The global expansion of participation rates in higher education continue more or less unabated. However, while the concept of lifelong learning has figured prominently in national and international educational policy discourse for more than three decades, its implications for the field of higher education has remained relatively underdeveloped.
This book focuses on a particular dimension of the lifelong learning: higher education for those who have not progressed directly from school to higher education. Some will embark on undergraduate programmes as mature students, part-time and/or distance students; others wish to return to higher education after having completed (or not completed) a previous academic programme, while increasing numbers participate in postgraduate and continuing studies for a complex mix of professional and personal reasons.
Adopting a comparative and international longitudinal perspective which goes beyond a snapshot view by building on the cases of a core group of ten OECD countries, this timely book investigates the ways in which important new developments impacting on higher education crystallise around the lifelong learning agenda:
- new technology and open source resources;
- the changing role of the state and market in higher education;
- the blurring of public and private boundaries;
- issues of equity and access in a time of global economic turmoil;
- the increased emphasis on research and international league tables;
- the changing nature of the education; and,
- the complex interaction of international, national and regional expectations which governments and other stakeholders have of universities and other public and private institutions of higher education.
While focussing on the situation in Canada, USA, Japan, Australia, New Zealand and a wide variety of European countries, the book also assesses the issues from the perspective of developing countries.
Table of Contents
Part 1: Comparative Perspectives 1. All change-no change? Higher education and lifelong learners revisited Maria Slowey and Hans G. Schuetze Part 2: Europe 2. Austria: Non-traditional students in the 2000s Hans Pechar and Angela Wroblewski 3. Germany: From individual talent to institutional permeability: changing policies for non-traditional access routes in German higher education Andrä Wolter 4. Ireland: Lifelong learning in higher education in Ireland: turbulent times Maria Slowey 5. Portugal: Higher education and lifelong education in Portugal Alberto Amaral and Madalena Fonseca 6. Sweden: Higher education and lifelong learning in Sweden Agneska Bron and Camilla Thunborg 7. United Kingdom: Universities and lifelong learning in the UK – adults as losers, but who are the winners? Mike Osborne and Muir Houston Part 3: North America 8. Canada: Large archipelago, small bridges and infrequent ferries: lifelong learning and Canadian higher education Hans G Schuetze 9. Mexico: Great expectations, scattered approaches, disjointed results: the rocky road to lifelong learning in Mexican higher education Germán Álvarez-Mendiola 10. USA: Adult higher education and lifelong learning in the USA: perplexing contradictions Carol E. Kasworm Part 4: Pacific-Australia, Japan and New Zealand 11. Australia: Intensifying performance and learner-centredness in Australian higher education David Beckett and Harsh Suri 12. Japan: Lifelong learning and higher education in Japan Shinichi Yamamoto 13. New Zealand: Lifelong learning and higher education in Aotearoa, New Zealand Brian Findsen Part 5: Perspectives from two 'Brics' countries 14. South Africa: Higher education in lifelong learning in a middle-income country: But by the grace of champions? Shirley Walters 15. Brazil: Lifelong learning and the role of the university in Brazil: some reflections Ana Canen Epilogue: A look ahead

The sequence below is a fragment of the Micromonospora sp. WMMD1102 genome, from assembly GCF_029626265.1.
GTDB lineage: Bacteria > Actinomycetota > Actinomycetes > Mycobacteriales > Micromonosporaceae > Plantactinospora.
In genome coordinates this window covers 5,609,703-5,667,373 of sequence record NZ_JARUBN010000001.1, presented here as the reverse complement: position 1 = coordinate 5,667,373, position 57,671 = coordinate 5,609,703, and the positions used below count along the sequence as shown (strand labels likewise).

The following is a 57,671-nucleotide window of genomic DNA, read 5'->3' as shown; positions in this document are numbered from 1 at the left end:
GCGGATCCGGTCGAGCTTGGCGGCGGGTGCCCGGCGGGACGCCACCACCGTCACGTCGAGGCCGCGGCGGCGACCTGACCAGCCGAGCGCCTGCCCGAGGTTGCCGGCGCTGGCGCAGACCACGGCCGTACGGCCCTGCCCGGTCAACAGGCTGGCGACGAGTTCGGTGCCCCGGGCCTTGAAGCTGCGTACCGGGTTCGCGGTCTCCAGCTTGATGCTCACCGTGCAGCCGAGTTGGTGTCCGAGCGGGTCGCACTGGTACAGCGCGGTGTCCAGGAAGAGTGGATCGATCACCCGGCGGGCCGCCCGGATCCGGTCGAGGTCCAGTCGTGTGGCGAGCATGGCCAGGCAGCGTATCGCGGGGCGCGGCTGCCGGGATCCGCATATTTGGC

Hans G. Schuetze is a professor emeritus and former Director, Centre for Policy Studies in Higher Education and Training, University of British Columbia in Vancouver, Canada.
Maria Slowey is Director of Higher Education Research and development at Dublin City University, Ireland
"The book serves an important purpose in that it maps the territory for higher education responses to the lifelong learning discourse, showing both contextspecific differences as well as highlighting some similarities." ― Julia Preece, The International Review of Education – Journal of Lifelong Learning